Read an interesting account of life at the Dakota that references Mielziner from the Reading Eagle, October 8, 1979 (use the hand tool to read the entire article). Jon, note that the Wikipedia entry on the Dakota does not list Mielziner among its "famous residents." I think you should edit the Wikipedia page to add his name. It is a historical curiosity that both Jo Mielziner and John Lennon died at the entrance to the Dakota.
The blog was extremely surprised to encounter Robert Fulton's monument in the graveyard of Trinity Church in lower Manhattan. It seems quite reasonable to have supposed that this native of Lancaster County would have been interred a bit closer to home. If the blog were cleverer it could work in a mention of the Fulton Opera House, where the hard-working Jon was once employed...but all the blog can recall from its schoolgirl days of studying Pennsylvania history is a delightful story of the delegates to the constitutional convention taking a break to watch one of Fulton's inventions on the Delaware River...surely all present at that event must have delighted in the thought of the wonders the machine age would bring.
The blog spent much of its Spring Break in New York City. It was a busy time, but on a Wednesday morning visit to the New York Stock Exchange the blog learned a little history: the events that occurred at noon on Thursday, September 16, 1920.Wall Street ran red with blood. A single horse leg was splayed across the steps of one building. A woman's head, still wearing a hat, was stuck to the wall of another. A fatally wounded messenger pleaded for someone to deliver his securities. Thirty people were killed instantly: messengers, stenographers, clerks and brokers. Thomas Joyce, the chief Morgan clerk, died at his desk. Three hundred more were injured, among them Junius Morgan, Jack Morgan's son.A bell rang out on the floor of the exchange, which halted trading -- the first time trading had ever been halted by violence. This passage is from a vivid account by Daniel Gross published in TheStreet.com on September 20, 2001. The planners of the "applecart attack" (the dynamite was concealed in an applecart parked about 100 feet west of the intersection of Wall and Broad Streets) were never apprehended. The Exchange opened at the usual time the next morning.The blog refrains from drawing the obvious parallels between the events of 1920 and 2001. The photos show Jon standing at the famous intersection (in front of the New York Stock Exchange), the historical marker in front of the Morgan Building, and some of the damage caused by the dynamite.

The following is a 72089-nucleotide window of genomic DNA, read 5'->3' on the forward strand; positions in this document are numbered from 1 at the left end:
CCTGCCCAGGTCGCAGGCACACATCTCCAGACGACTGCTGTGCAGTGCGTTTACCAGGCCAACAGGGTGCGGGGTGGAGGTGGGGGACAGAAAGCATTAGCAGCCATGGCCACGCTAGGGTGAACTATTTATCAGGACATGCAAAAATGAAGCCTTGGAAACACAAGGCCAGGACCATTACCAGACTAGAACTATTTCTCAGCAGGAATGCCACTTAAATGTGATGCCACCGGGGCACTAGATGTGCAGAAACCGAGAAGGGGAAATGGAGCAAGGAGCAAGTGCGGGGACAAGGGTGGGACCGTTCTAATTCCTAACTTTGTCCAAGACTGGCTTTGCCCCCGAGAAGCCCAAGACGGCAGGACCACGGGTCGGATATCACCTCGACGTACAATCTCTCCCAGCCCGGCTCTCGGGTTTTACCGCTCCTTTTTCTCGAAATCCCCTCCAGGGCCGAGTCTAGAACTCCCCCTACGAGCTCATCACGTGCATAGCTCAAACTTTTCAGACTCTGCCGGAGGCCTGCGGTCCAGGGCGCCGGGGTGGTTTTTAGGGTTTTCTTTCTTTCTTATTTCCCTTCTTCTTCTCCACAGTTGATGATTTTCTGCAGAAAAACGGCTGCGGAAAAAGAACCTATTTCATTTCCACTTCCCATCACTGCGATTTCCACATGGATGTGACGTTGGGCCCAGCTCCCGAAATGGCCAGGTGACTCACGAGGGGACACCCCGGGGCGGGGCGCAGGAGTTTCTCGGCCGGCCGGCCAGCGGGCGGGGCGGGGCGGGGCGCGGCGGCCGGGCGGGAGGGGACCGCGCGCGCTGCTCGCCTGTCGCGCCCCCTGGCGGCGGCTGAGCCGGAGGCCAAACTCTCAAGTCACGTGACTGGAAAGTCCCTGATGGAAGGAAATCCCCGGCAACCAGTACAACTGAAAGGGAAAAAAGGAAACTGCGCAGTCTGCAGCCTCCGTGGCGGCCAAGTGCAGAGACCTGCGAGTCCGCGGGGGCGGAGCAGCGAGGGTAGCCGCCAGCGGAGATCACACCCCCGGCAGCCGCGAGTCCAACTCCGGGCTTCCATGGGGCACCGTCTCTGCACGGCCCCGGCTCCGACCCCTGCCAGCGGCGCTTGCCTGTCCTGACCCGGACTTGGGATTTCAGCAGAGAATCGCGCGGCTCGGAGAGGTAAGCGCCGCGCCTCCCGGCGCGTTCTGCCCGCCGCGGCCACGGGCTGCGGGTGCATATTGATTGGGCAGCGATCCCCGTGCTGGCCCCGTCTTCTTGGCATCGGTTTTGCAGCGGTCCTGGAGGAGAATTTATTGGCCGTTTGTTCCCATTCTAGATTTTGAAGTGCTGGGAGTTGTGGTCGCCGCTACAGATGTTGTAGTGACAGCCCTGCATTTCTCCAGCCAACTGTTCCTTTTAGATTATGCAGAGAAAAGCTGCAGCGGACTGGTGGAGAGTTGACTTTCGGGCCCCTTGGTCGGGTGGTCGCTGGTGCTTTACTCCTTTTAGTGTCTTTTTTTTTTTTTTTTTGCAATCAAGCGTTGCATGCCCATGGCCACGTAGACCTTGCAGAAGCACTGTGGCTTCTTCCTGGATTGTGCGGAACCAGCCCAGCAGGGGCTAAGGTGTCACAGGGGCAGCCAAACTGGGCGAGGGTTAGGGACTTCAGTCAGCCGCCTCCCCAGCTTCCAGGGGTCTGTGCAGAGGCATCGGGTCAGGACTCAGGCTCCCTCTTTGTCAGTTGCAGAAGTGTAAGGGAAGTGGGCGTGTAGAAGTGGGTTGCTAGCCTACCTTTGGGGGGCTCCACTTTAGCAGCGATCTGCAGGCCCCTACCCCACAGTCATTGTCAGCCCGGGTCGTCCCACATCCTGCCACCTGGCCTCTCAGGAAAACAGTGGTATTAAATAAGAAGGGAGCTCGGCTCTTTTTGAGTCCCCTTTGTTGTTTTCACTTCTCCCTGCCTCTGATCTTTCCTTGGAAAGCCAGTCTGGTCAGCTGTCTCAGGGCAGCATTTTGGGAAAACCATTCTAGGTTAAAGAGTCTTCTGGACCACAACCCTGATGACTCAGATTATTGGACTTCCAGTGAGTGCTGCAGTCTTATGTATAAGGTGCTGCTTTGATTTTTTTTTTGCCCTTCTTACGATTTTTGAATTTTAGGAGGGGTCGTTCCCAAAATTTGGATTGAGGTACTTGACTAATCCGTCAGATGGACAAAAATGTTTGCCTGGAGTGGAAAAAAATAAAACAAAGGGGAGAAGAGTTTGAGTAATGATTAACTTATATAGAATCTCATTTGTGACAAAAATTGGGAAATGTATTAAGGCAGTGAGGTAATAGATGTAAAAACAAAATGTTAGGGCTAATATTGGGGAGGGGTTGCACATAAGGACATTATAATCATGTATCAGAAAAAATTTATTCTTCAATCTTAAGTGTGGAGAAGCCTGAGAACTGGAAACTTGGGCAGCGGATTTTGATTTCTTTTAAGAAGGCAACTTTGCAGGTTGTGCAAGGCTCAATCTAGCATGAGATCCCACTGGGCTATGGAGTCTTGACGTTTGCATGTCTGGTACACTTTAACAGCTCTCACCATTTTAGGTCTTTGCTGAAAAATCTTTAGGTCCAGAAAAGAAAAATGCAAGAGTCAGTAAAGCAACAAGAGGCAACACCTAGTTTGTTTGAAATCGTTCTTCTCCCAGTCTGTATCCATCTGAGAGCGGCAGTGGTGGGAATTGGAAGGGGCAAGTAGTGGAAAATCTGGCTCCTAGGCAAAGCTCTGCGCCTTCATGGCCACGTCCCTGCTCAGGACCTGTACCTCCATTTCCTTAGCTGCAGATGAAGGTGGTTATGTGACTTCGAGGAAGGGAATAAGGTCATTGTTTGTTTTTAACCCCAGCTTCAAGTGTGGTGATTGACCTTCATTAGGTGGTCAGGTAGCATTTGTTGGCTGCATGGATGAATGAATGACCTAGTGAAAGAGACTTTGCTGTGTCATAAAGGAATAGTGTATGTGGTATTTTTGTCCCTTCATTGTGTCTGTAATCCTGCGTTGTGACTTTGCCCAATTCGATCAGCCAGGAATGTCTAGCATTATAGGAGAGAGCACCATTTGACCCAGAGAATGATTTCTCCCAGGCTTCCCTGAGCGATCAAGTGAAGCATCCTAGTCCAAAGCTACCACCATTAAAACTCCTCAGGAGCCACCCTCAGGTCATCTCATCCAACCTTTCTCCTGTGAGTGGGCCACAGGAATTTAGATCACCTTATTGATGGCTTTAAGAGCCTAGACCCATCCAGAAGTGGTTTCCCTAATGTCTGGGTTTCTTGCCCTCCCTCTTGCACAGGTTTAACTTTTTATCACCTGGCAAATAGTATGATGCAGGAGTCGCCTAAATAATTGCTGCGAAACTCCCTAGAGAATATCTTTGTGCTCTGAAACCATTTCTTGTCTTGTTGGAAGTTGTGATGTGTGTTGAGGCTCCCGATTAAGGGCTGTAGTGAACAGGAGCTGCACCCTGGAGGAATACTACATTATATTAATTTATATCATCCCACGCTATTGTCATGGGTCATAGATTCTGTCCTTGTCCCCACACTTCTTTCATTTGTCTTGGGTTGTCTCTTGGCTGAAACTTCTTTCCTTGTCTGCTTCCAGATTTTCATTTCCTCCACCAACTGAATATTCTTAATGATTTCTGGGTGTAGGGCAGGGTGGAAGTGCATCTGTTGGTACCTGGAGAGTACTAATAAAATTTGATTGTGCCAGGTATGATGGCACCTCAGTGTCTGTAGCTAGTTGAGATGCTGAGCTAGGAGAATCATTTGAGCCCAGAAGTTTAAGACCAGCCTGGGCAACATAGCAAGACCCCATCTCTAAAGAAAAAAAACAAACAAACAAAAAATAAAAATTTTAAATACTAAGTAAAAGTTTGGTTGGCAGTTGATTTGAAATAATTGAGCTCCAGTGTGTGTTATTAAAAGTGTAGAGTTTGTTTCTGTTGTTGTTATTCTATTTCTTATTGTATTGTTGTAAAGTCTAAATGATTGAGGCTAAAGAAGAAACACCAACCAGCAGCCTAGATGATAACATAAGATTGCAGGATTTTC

Jon and Susan are professors at Wake Forest University in Winston-Salem. Jon is in the Department of Theatre and Dance. He has lived in Winston-Salem for 25+ years. Susan is in Biology, and has lived in Winston-Salem for 5+ years. Jon's neighborhood is Sherwood Forest; Susan's neighborhood is Ashley Forest. Maurice, who lives in the District of Columbia, serves as occasional capital correspondent.
"The reality is the reality."--Pedro Martinez
"It's only gonna get funner."--Roy "Doc" Halladay
"I believe in a relatively equal society, supported by institutions that limit extremes of wealth and poverty. I believe in democracy, civil liberties, and the rule of law. That makes me a liberal, and I’m proud of it."--Paul Krugman
"Nobody is going to come out of this looking good."--Maggie Christman